>”Sometimes I have to just give in and be sick,” I regularly tell people. They squirm in their seats. We don’t like being sick. We especially don’t like surrendering to being sick. This the 21st century, for heavens sake. We should be stronger-smarter-better by now.

Being ill is an invitation to wholeness. When we get attached to being healthy active go-getters we lose the balance that makes for a full life.

We need times of rest and repose, times to watch sunlight move across the room, times to pay attention to our souls. Illness invites us into such times.

Like most people, I don’t enter a period of illness willingly. When I “feel like I’m coming down with something,” I go into defensive mode. I go to bed early. I take extra vitamins and supplements. When it’s obvious I’m getting sick, I turn to stubborn refusal:

But sometimes it does.

As I lighten my schedule, make my apologies and buy my supplies (those three-box packs of tissues are genius), I throw a little internal tantrum. Why now? Can’t it wait until there’s a clear spot on my calendar?

Whether I’m ready or not, illness descends. My to-do list has just one thing on it: to give myself  “what is necessary for life, health, and growth.” (The definition of nourish.)

Part One: Survival and Pablum*

There are times (migraines spring to mind) when the illness is all-consuming. I am not doing anything but existing.  Whatever mental or physical energy I have, I use it to provide myself with the most basic nourishment.

  1. Rest. Sometimes discomfort disrupts sleep, but sick and tired bodies need rest.
  2. Eat and drink what will help. Take a “long view” on this one. Chocolate may appeal to the part of one that’s feeling hard done by, but broth is often a better choice. Ideally, find substances that feed both body and soul.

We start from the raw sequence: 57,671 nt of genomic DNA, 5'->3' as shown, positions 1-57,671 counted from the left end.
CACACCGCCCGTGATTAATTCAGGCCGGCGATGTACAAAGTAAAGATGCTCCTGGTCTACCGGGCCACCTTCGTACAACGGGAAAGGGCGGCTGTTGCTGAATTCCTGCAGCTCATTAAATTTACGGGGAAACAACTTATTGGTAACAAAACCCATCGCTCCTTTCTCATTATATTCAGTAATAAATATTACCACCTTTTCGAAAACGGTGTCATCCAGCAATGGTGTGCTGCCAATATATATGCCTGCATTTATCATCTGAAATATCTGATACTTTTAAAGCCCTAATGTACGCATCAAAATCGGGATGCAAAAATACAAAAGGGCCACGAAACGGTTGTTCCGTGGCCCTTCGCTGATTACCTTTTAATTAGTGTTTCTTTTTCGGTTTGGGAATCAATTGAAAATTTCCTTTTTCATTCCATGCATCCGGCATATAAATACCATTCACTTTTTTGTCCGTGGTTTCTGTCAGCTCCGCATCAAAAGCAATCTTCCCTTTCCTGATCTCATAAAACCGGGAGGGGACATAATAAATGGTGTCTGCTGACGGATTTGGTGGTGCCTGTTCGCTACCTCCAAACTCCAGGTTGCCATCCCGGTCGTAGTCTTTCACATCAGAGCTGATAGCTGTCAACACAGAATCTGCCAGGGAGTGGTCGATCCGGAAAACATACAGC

3. Medicate responsibly. There’s a sweet spot between resisting medication completely and going overboard.Get professional advice and dose with caution.

Once I’ve lived through the tough part and start feeling some energy, I begin setting the stage for my return to activity. 

Part Two: Introducing Solids

My agenda is still to nourish myself, but now I can broaden my diet. Rather than just surviving, I want to build my strength. Rather than just eating and drinking, I can return to exploring the world with all my senses.

  1. Contemplate beauty. Bring beautiful sights, smells, sounds, textures, tastes and ideas close.
  2. Experience caring. Connect with a friend and experience the wonderful give-and-get of love.
  3. Laugh. Move lymph. Oxygenate organs. Release serotonin and interleukins. Practice here.

I often refer to the “being sick”part of life as incubation because the time of retreat and replenishment results in the creation of something new. Even if I can return to full physical function, I have to integrate the experience of being ill into my life. I am not the same person I would be if the illness had not occurred.

Healing is a natural result of rest and nourishment. When I’ve had enough of both, life calls me forward again into the world.